Strauss with a New RiverArts 

Soprano Allison Charney (photo courtesy of RiverArts)

Can music be translated? If it’s a song, the words can be translated from the original language. But one might think that a note is a note, and it can’t be changed without altering the composition. Well, a musical translation is exactly what the audience will experience at the world premiere of a new arrangement of Richard Strauss’s Last Four Songs at St. Barnabas Church in Ardsley on March 6.

Commissioned by RiverArts, this new piece by Paul Brantley is a completely original rendering of Strauss’s much-revered work, and yet one that remains entirely faithful to the earlier composition. 

Last Four Songs, which was first performed only after Strauss’s death, is scored for soprano voice accompanied by an orchestra of more than 100 players. However, Brantley’s translation was created for a chamber ensemble of eight players, including voice.

Doug Coe, Co-Producer of the RiverArts Chamber Music Series, prefers to refer to Brantley’s new work as a translation rather than a reduction or an adaptation: “Brantley first had to get into Strauss’s skin, and then ask himself the question: ‘If I were Strauss, and I wanted to do this piece with seven instruments, what would I do?’ So it becomes a new piece in that it is re-conceived, while at the same time the original lines and harmonies are preserved.” 

With so few musicians, the soprano becomes part of the ensemble rather than a soloist. Peter Seidenberg, Artistic Director of the RiverArts Chamber Music Series who will also be the cellist for the performance, describes the new work as being like a choral piece, in that each instrument has a distinct and nuanced role. “What’s really beautiful in Paul Brantley’s version is that each instrument becomes a solo voice, yet also retains its own color palette and prominence.”

Seidenberg is excited that this world premiere will be performed by a top-notch ensemble of players with wide experience in both the worlds of opera and chamber music. Soprano Allison Charney will not only perform, but has contributed to the project in her capacity as Director of PREformances Chamber Music Collaborative, which has partnered with RiverArts to bring the project to fruition. Seidenberg hopes that the audience will not only be enthralled and entertained, but “transformed and transported by the music to a different time and a different world.”

In keeping with RiverArts’s long-standing interest in what Coe calls “the beloved intersection of words and music,” the performance will include a reading of the texts of the four songs by renowned actor and audio narrator Edoardo Ballerini.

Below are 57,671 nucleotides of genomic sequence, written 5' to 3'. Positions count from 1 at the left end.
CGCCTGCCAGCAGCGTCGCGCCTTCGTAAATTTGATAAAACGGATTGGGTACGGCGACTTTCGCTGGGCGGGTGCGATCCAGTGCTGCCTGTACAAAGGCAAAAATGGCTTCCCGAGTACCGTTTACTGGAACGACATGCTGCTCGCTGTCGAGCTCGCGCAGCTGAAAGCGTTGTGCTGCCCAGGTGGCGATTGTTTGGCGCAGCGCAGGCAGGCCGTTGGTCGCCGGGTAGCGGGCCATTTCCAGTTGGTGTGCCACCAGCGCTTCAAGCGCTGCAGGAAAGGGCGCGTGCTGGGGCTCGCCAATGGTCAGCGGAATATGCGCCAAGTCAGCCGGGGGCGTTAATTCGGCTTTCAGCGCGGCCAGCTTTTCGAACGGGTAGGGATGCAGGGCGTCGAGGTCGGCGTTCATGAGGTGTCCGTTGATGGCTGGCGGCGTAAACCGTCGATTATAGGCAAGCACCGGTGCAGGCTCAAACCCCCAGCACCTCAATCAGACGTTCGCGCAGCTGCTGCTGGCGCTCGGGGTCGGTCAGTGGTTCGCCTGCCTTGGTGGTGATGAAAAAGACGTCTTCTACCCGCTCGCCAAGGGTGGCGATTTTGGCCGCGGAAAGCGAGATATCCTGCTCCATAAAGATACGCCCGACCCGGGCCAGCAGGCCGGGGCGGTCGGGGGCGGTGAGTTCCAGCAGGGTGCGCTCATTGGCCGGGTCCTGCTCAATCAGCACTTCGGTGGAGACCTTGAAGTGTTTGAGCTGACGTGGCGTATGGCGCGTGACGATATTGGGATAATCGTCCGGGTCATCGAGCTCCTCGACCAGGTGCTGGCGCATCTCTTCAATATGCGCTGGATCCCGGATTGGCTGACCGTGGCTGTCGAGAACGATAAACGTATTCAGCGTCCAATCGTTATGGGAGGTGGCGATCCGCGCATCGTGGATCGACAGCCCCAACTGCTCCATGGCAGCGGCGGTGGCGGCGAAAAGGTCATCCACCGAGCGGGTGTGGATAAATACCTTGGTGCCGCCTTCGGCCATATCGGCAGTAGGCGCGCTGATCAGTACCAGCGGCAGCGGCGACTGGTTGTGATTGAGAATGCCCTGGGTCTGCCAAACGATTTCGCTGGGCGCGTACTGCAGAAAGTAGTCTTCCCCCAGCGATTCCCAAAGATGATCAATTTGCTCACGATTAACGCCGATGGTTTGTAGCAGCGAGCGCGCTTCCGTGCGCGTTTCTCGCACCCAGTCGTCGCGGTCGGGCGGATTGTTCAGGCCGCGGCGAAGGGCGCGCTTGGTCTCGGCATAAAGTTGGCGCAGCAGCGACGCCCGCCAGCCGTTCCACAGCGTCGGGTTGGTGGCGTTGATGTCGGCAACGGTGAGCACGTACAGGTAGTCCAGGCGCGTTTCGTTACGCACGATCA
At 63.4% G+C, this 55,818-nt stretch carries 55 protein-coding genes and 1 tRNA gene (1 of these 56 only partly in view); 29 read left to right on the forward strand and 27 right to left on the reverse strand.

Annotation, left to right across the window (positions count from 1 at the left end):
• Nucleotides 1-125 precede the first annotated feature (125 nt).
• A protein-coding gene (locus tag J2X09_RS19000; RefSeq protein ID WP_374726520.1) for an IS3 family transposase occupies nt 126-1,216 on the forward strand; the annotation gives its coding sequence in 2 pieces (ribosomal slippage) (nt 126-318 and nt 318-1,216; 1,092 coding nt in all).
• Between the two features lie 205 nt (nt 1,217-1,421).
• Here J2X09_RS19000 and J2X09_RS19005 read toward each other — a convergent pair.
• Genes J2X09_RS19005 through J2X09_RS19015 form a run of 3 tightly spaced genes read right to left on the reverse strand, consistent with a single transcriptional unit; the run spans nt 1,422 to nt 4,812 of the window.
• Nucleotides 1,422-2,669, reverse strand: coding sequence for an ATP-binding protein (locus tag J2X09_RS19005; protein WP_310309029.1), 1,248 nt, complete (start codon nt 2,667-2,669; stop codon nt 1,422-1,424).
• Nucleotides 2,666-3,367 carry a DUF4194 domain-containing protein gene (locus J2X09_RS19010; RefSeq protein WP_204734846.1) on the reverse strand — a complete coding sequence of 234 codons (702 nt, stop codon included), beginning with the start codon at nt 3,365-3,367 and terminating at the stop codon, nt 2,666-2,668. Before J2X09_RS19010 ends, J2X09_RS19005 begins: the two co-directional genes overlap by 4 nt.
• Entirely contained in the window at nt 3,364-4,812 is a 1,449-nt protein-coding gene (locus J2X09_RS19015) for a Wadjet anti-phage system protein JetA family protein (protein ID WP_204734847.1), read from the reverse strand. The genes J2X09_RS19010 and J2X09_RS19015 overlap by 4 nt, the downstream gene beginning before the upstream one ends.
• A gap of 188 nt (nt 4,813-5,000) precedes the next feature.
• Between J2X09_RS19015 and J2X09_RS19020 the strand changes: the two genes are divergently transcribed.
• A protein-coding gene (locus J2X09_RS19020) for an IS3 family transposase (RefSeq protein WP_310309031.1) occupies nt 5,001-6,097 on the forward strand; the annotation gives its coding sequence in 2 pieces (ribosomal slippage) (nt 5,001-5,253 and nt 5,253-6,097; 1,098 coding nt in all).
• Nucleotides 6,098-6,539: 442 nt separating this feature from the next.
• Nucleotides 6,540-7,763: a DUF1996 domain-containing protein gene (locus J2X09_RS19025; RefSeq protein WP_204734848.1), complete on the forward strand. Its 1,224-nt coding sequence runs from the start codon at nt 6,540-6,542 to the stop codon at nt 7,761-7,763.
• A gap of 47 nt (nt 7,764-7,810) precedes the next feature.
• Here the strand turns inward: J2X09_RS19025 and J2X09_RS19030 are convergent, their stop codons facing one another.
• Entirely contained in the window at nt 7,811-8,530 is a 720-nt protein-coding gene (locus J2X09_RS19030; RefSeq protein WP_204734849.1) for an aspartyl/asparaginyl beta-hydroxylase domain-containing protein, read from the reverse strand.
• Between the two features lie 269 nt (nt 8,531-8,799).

The afternoon event will also include a performance of Brahms’s Clarinet Trio. “We don’t often have a clarinet in our ensembles, so we are thrilled to be able to take advantage of that,” Coe says. The clarinet trio is also a late work by a master composer, giving the audience the opportunity to hear two contrasting views of the autumn of life. 

Rounding out the program will be Stravinsky’s A Soldier’s Tale, a three-instrument version, translated by Stravinsky himself, from his original work for seven players.

A version of this article first appeared in the March 2022 issue of ArtsNews, ArtsWestchester’s monthly publication. ArtsNews is distributed throughout Westchester County. A digital copy is also available at​​​​

About MJ Territo

Performance: MJ Territo is the founder of the Ladies Day Jazz Ensemble, a group of women musicians dedicated to discovering and performing the compositions of classic and contemporary jazz women.  With Ladies Day and other jazz groups, she is a frequent performer in the tri-state area.  MJ’s jazz ensembles present a variety of jazz standards as well as original compositions and collaborations.  She especially enjoys finding and singing forgotten gems from the Great American Songbook and the jazz standard repertoire.  Composer/Lyricist: MJ collaborates frequently as a lyricist with jazz composers, and also writes her own songs.  Her collaboration with composer Linda Presgrave, “The Bird of Ceret (The Story)” appears in Along the Path, an album of Presgrave’s original compositions, released on January 2015 on Metropolitan Records.  MJ is a member of ASCAP. Music Education: As a music educator MJ focuses on the joy in the moment, and strives to provide an opportunity for students of all ages and abilities to find their unique voices and to make music with comfort and confidence. MJ is proud to be on the Teaching Artist Roster of ArtsWestchester, and is available for jazz residencies for students of all ages, as well as for early childhood music residencies and music workshops for early childhood educators. She is also on the Teaching Artist Roster of Lifetime Arts (, at the intersection of aging and the arts, and is available to work with older adults. In her private studio, MJ works with vocal jazz students, particularly in the areas of improvisation (scat singing), repertoire selection, and chart preparation.

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